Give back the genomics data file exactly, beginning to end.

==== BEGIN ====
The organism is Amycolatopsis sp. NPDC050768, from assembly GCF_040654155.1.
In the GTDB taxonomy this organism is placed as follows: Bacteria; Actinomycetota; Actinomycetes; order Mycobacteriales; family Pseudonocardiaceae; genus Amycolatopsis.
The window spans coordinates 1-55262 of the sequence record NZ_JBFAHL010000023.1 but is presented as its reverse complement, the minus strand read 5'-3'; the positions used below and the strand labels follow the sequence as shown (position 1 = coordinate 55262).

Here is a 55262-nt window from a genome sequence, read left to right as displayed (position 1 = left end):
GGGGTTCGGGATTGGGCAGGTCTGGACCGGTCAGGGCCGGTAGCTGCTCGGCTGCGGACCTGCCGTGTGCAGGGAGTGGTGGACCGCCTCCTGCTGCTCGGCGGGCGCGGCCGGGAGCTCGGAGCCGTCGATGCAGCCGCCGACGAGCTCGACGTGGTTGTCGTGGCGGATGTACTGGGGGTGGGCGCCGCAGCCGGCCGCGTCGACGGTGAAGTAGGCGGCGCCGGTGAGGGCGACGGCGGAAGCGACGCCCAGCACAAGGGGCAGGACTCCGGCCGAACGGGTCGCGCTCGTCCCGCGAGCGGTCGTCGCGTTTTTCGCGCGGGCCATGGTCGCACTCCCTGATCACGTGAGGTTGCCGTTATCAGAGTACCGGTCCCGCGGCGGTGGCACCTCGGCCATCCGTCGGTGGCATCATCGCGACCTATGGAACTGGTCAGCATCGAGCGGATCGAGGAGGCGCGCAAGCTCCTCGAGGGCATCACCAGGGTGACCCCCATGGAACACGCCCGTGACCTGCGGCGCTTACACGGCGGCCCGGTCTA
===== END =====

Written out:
The organism is Amycolatopsis sp. NPDC050768, from assembly GCF_040654155.1.
In the GTDB taxonomy this organism is placed as follows: Bacteria; Actinomycetota; Actinomycetes; order Mycobacteriales; family Pseudonocardiaceae; genus Amycolatopsis.
The window spans coordinates 1-55262 of the sequence record NZ_JBFAHL010000023.1 but is presented as its reverse complement, the minus strand read 5'-3'; the positions used below and the strand labels follow the sequence as shown (position 1 = coordinate 55262).

Here is a 55262-nt window from a genome sequence, read left to right as displayed (position 1 = left end):
GGGGTTCGGGATTGGGCAGGTCTGGACCGGTCAGGGCCGGTAGCTGCTCGGCTGCGGACCTGCCGTGTGCAGGGAGTGGTGGACCGCCTCCTGCTGCTCGGCGGGCGCGGCCGGGAGCTCGGAGCCGTCGATGCAGCCGCCGACGAGCTCGACGTGGTTGTCGTGGCGGATGTACTGGGGGTGGGCGCCGCAGCCGGCCGCGTCGACGGTGAAGTAGGCGGCGCCGGTGAGGGCGACGGCGGAAGCGACGCCCAGCACAAGGGGCAGGACTCCGGCCGAACGGGTCGCGCTCGTCCCGCGAGCGGTCGTCGCGTTTTTCGCGCGGGCCATGGTCGCACTCCCTGATCACGTGAGGTTGCCGTTATCAGAGTACCGGTCCCGCGGCGGTGGCACCTCGGCCATCCGTCGGTGGCATCATCGCGACCTATGGAACTGGTCAGCATCGAGCGGATCGAGGAGGCGCGCAAGCTCCTCGAGGGCATCACCAGGGTGACCCCCATGGAACACGCCCGTGACCTGCGGCGCTTACACGGCGGCCCGGTCTA